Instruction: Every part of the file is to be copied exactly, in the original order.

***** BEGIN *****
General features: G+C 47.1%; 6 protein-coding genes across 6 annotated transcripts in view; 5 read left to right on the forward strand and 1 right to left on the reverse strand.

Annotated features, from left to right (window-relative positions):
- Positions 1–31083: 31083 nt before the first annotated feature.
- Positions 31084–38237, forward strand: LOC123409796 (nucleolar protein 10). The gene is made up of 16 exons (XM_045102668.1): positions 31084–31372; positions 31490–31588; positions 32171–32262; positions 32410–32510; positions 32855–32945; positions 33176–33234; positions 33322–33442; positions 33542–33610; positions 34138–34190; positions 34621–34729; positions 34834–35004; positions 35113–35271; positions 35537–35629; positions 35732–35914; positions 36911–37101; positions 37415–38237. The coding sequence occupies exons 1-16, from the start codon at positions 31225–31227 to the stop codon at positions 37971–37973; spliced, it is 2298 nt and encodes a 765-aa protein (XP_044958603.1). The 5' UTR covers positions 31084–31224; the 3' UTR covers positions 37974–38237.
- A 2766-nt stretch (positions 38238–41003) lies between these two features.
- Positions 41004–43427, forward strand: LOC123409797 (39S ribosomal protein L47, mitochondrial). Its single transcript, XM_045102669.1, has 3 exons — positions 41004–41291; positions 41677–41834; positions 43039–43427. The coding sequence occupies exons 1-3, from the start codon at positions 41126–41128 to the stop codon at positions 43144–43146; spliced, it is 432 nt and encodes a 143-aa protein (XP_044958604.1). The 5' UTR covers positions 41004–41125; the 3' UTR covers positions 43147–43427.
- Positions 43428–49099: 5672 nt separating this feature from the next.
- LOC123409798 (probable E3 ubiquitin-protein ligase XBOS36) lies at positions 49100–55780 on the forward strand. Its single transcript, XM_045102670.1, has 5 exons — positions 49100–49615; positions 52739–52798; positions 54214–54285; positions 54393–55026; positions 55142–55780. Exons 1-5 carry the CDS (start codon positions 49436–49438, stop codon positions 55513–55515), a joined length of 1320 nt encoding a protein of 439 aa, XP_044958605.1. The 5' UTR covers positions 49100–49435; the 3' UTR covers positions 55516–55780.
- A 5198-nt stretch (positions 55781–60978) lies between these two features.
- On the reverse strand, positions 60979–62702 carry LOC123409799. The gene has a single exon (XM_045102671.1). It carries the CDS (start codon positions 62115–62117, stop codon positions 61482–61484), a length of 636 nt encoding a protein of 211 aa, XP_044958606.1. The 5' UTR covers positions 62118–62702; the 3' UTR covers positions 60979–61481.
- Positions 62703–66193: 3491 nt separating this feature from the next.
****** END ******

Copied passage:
General features: G+C 47.1%; 6 protein-coding genes across 6 annotated transcripts in view; 5 read left to right on the forward strand and 1 right to left on the reverse strand.

Annotated features, from left to right (window-relative positions):
- Positions 1–31083: 31083 nt before the first annotated feature.
- Positions 31084–38237, forward strand: LOC123409796 (nucleolar protein 10). The gene is made up of 16 exons (XM_045102668.1): positions 31084–31372; positions 31490–31588; positions 32171–32262; positions 32410–32510; positions 32855–32945; positions 33176–33234; positions 33322–33442; positions 33542–33610; positions 34138–34190; positions 34621–34729; positions 34834–35004; positions 35113–35271; positions 35537–35629; positions 35732–35914; positions 36911–37101; positions 37415–38237. The coding sequence occupies exons 1-16, from the start codon at positions 31225–31227 to the stop codon at positions 37971–37973; spliced, it is 2298 nt and encodes a 765-aa protein (XP_044958603.1). The 5' UTR covers positions 31084–31224; the 3' UTR covers positions 37974–38237.
- A 2766-nt stretch (positions 38238–41003) lies between these two features.
- Positions 41004–43427, forward strand: LOC123409797 (39S ribosomal protein L47, mitochondrial). Its single transcript, XM_045102669.1, has 3 exons — positions 41004–41291; positions 41677–41834; positions 43039–43427. The coding sequence occupies exons 1-3, from the start codon at positions 41126–41128 to the stop codon at positions 43144–43146; spliced, it is 432 nt and encodes a 143-aa protein (XP_044958604.1). The 5' UTR covers positions 41004–41125; the 3' UTR covers positions 43147–43427.
- Positions 43428–49099: 5672 nt separating this feature from the next.
- LOC123409798 (probable E3 ubiquitin-protein ligase XBOS36) lies at positions 49100–55780 on the forward strand. Its single transcript, XM_045102670.1, has 5 exons — positions 49100–49615; positions 52739–52798; positions 54214–54285; positions 54393–55026; positions 55142–55780. Exons 1-5 carry the CDS (start codon positions 49436–49438, stop codon positions 55513–55515), a joined length of 1320 nt encoding a protein of 439 aa, XP_044958605.1. The 5' UTR covers positions 49100–49435; the 3' UTR covers positions 55516–55780.
- A 5198-nt stretch (positions 55781–60978) lies between these two features.
- On the reverse strand, positions 60979–62702 carry LOC123409799. The gene has a single exon (XM_045102671.1). It carries the CDS (start codon positions 62115–62117, stop codon positions 61482–61484), a length of 636 nt encoding a protein of 211 aa, XP_044958606.1. The 5' UTR covers positions 62118–62702; the 3' UTR covers positions 60979–61481.
- Positions 62703–66193: 3491 nt separating this feature from the next.